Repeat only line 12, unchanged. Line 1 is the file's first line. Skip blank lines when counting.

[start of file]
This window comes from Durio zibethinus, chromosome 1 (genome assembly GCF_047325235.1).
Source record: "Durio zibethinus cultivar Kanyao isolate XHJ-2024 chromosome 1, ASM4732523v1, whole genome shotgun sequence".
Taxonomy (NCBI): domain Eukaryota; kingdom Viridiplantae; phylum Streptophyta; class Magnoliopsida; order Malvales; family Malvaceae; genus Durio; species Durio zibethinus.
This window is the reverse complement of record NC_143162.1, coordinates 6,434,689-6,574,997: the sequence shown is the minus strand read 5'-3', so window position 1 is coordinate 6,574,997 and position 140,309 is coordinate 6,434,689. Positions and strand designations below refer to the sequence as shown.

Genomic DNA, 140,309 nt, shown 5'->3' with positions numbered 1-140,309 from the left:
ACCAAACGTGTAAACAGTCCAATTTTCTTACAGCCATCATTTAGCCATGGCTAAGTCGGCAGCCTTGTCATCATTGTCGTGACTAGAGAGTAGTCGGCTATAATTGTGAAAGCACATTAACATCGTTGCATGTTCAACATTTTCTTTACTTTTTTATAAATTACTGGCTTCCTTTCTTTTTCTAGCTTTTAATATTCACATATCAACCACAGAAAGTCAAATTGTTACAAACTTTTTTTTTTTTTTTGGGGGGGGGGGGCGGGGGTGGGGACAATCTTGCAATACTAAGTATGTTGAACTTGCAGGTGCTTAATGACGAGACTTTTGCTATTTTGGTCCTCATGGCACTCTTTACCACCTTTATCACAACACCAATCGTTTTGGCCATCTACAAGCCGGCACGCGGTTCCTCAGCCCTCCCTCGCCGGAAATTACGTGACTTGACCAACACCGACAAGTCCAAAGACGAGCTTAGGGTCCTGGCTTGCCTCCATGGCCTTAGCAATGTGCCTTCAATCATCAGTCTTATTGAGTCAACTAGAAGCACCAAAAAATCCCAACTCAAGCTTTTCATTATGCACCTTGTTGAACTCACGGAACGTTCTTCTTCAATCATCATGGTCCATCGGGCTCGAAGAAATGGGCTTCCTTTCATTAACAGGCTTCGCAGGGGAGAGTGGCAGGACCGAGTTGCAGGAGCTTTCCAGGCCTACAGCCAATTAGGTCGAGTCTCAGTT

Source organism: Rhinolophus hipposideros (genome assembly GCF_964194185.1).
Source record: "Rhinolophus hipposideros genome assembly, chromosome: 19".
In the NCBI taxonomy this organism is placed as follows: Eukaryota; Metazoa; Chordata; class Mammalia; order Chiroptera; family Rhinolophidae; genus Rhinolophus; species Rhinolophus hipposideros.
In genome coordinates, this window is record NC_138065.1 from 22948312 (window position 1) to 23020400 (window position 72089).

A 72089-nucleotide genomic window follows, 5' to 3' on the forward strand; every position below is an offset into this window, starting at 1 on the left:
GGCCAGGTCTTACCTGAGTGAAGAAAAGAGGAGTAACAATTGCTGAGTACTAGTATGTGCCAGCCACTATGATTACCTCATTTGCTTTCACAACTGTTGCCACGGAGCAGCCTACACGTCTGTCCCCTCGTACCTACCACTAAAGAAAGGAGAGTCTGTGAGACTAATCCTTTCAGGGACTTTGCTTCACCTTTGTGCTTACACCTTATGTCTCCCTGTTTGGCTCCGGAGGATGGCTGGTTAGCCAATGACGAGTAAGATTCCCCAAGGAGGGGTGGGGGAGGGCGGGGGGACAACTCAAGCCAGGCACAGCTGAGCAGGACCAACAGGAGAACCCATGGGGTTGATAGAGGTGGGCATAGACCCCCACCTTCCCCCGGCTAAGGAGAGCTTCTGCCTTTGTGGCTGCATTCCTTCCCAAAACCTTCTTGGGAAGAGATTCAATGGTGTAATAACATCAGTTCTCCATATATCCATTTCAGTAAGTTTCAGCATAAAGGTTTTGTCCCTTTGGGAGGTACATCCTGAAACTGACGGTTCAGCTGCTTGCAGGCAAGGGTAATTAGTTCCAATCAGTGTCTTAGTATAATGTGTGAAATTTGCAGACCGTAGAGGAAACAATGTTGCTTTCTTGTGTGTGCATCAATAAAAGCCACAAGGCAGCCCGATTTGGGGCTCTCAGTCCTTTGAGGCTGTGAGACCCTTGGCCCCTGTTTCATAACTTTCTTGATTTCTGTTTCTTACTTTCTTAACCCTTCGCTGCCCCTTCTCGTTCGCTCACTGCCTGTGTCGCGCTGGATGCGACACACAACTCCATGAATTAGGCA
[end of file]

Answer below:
GGCCAGGTCTTACCTGAGTGAAGAAAAGAGGAGTAACAATTGCTGAGTACTAGTATGTGCCAGCCACTATGATTACCTCATTTGCTTTCACAACTGTTGCCACGGAGCAGCCTACACGTCTGTCCCCTCGTACCTACCACTAAAGAAAGGAGAGTCTGTGAGACTAATCCTTTCAGGGACTTTGCTTCACCTTTGTGCTTACACCTTATGTCTCCCTGTTTGGCTCCGGAGGATGGCTGGTTAGCCAATGACGAGTAAGATTCCCCAAGGAGGGGTGGGGGAGGGCGGGGGGACAACTCAAGCCAGGCACAGCTGAGCAGGACCAACAGGAGAACCCATGGGGTTGATAGAGGTGGGCATAGACCCCCACCTTCCCCCGGCTAAGGAGAGCTTCTGCCTTTGTGGCTGCATTCCTTCCCAAAACCTTCTTGGGAAGAGATTCAATGGTGTAATAACATCAGTTCTCCATATATCCATTTCAGTAAGTTTCAGCATAAAGGTTTTGTCCCTTTGGGAGGTACATCCTGAAACTGACGGTTCAGCTGCTTGCAGGCAAGGGTAATTAGTTCCAATCAGTGTCTTAGTATAATGTGTGAAATTTGCAGACCGTAGAGGAAACAATGTTGCTTTCTTGTGTGTGCATCAATAAAAGCCACAAGGCAGCCCGATTTGGGGCTCTCAGTCCTTTGAGGCTGTGAGACCCTTGGCCCCTGTTTCATAACTTTCTTGATTTCTGTTTCTTACTTTCTTAACCCTTCGCTGCCCCTTCTCGTTCGCTCACTGCCTGTGTCGCGCTGGATGCGACACACAACTCCATGAATTAGGCA